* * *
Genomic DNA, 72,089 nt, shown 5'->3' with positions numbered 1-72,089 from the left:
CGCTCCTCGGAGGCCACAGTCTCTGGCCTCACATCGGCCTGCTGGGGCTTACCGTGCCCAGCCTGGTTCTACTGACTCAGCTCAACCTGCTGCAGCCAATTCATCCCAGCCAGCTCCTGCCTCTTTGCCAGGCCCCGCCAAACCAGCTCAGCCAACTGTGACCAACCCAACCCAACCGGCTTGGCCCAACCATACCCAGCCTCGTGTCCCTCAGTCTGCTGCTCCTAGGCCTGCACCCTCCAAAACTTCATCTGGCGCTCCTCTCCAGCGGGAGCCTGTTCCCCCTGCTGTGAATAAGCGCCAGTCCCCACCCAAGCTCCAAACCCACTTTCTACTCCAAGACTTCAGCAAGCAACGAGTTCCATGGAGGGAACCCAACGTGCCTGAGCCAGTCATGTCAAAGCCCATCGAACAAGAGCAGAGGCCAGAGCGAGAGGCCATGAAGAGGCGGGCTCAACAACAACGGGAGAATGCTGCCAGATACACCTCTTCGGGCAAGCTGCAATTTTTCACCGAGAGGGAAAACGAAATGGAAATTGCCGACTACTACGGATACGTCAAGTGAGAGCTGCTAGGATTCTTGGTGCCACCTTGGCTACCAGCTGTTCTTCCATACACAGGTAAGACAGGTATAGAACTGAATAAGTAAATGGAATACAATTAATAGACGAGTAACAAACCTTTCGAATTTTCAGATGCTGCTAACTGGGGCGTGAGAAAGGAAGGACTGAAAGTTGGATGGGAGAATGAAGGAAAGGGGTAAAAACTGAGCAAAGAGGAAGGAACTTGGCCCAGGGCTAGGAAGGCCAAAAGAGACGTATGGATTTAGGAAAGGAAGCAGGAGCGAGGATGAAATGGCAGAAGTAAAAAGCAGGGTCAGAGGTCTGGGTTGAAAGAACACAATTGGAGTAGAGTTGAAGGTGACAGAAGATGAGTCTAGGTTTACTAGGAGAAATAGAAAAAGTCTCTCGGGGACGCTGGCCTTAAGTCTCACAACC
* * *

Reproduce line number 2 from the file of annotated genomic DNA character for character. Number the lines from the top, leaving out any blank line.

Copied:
CGCTCCTCGGAGGCCACAGTCTCTGGCCTCACATCGGCCTGCTGGGGCTTACCGTGCCCAGCCTGGTTCTACTGACTCAGCTCAACCTGCTGCAGCCAATTCATCCCAGCCAGCTCCTGCCTCTTTGCCAGGCCCCGCCAAACCAGCTCAGCCAACTGTGACCAACCCAACCCAACCGGCTTGGCCCAACCATACCCAGCCTCGTGTCCCTCAGTCTGCTGCTCCTAGGCCTGCACCCTCCAAAACTTCATCTGGCGCTCCTCTCCAGCGGGAGCCTGTTCCCCCTGCTGTGAATAAGCGCCAGTCCCCACCCAAGCTCCAAACCCACTTTCTACTCCAAGACTTCAGCAAGCAACGAGTTCCATGGAGGGAACCCAACGTGCCTGAGCCAGTCATGTCAAAGCCCATCGAACAAGAGCAGAGGCCAGAGCGAGAGGCCATGAAGAGGCGGGCTCAACAACAACGGGAGAATGCTGCCAGATACACCTCTTCGGGCAAGCTGCAATTTTTCACCGAGAGGGAAAACGAAATGGAAATTGCCGACTACTACGGATACGTCAAGTGAGAGCTGCTAGGATTCTTGGTGCCACCTTGGCTACCAGCTGTTCTTCCATACACAGGTAAGACAGGTATAGAACTGAATAAGTAAATGGAATACAATTAATAGACGAGTAACAAACCTTTCGAATTTTCAGATGCTGCTAACTGGGGCGTGAGAAAGGAAGGACTGAAAGTTGGATGGGAGAATGAAGGAAAGGGGTAAAAACTGAGCAAAGAGGAAGGAACTTGGCCCAGGGCTAGGAAGGCCAAAAGAGACGTATGGATTTAGGAAAGGAAGCAGGAGCGAGGATGAAATGGCAGAAGTAAAAAGCAGGGTCAGAGGTCTGGGTTGAAAGAACACAATTGGAGTAGAGTTGAAGGTGACAGAAGATGAGTCTAGGTTTACTAGGAGAAATAGAAAAAGTCTCTCGGGGACGCTGGCCTTAAGTCTCACAACC